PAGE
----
Fuller reflections

It took way too long to finally sit down and type this reflection, I have been running around so much it seems. Better late than never, though, I suppose.

So I was very impressed with Fuller. Of any place I visited, their admissions team was by far the most fluid and organized. I was taken on a campus tour by the student body president, had lunch with a student, and got to sit in on a class. Of course all of this was made possible because Fuller is on the quarter system and were still in session when I went through there. Most other schools are or will be in between semesters, and I only will be able to speak to professors or students if they have chosen to hang out over the summer… such is the problem of visiting campuses during the summer.

The campus itself was pretty nice; I liked the library as well as other facilities. There was a quaint student lounge that I was especially impressed with that was situated in an older style house (the area of Pasadena that Fuller occupies is kind of a historic district). At lunch with a student, I aired out my grievances and hesitations about attending Fuller, which were met with openness and understanding. One particular issue of the ‘automation’ of the visitation process and increased utilization of distance learning was explained as being a part of the school’s ‘evangelical’ outlook; they wanted to reach as many people as possible, to offer access to the resources of a top notch seminary to areas and socio-economic backgrounds as possible. It makes sense.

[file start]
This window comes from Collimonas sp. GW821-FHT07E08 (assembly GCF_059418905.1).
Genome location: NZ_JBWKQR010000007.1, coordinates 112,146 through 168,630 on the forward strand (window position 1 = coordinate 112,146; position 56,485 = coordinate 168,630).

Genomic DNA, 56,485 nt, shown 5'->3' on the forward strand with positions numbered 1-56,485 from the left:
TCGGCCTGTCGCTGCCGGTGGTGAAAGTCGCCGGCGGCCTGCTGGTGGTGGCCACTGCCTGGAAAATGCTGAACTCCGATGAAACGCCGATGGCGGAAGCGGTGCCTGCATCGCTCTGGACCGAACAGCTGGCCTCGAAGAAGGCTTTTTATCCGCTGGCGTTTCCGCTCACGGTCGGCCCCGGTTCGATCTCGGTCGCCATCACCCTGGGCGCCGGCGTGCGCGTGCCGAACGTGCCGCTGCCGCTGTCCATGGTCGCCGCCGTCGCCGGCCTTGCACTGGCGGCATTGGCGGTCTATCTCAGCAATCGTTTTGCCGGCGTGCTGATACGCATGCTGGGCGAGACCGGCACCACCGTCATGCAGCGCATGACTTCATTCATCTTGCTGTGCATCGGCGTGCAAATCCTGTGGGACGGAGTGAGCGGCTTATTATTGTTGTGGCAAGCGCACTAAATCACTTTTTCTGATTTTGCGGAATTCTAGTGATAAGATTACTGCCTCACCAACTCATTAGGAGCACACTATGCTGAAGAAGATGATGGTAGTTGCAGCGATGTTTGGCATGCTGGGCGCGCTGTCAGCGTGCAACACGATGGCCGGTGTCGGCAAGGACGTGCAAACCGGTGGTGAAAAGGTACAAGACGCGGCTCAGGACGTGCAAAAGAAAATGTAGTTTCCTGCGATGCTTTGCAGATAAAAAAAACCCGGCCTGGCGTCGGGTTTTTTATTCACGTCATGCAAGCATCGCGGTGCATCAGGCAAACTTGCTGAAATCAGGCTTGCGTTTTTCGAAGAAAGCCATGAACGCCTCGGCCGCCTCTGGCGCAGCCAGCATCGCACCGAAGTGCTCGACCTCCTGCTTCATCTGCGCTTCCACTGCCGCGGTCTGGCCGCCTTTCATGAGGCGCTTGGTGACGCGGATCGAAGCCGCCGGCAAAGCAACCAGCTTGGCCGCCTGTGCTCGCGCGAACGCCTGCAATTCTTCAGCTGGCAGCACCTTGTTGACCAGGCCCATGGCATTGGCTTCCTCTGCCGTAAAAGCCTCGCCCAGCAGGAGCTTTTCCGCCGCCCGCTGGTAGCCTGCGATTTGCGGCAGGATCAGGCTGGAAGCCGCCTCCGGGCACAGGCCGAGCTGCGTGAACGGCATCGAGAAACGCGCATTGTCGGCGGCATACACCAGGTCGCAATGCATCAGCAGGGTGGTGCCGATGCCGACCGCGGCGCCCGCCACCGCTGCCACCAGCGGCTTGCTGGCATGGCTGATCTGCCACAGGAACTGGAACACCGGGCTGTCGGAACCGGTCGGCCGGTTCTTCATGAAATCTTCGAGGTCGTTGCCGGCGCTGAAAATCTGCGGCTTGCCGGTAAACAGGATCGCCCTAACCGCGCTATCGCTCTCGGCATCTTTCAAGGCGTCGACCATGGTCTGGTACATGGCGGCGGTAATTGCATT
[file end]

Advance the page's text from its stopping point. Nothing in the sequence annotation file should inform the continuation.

I was most impressed by a faculty member there, Glen Stassen, whom I got in touch with after the days activities, thinking that I was actually too late to arrange a meeting. However, despite the circumstances, I was invited to meet with him at his home during a break in writing and discuss Fuller and academia. I was really impressed, to say the least. We spoke about Yoder, universities, and all kinds of other intellectually stimulating topics. I was in heaven. Then I went to a local bookstore that specializes in theology and really was walking on cloud nine.

The day before my meeting with Professor Stassen, I had concluded my day with an admissions officer, which was a part of the days planned activities. I was very pleased to learn that there were two intentional communities that were overseen by the seminary. To be more accurate, I should say Fuller manages the properties, but the communities are left to govern themselves. I thought it showed foresight and an eagerness to be relevant to the evangelical atmosphere. Now, if I could just get my email off the admissions email listserve, it would be perfect…

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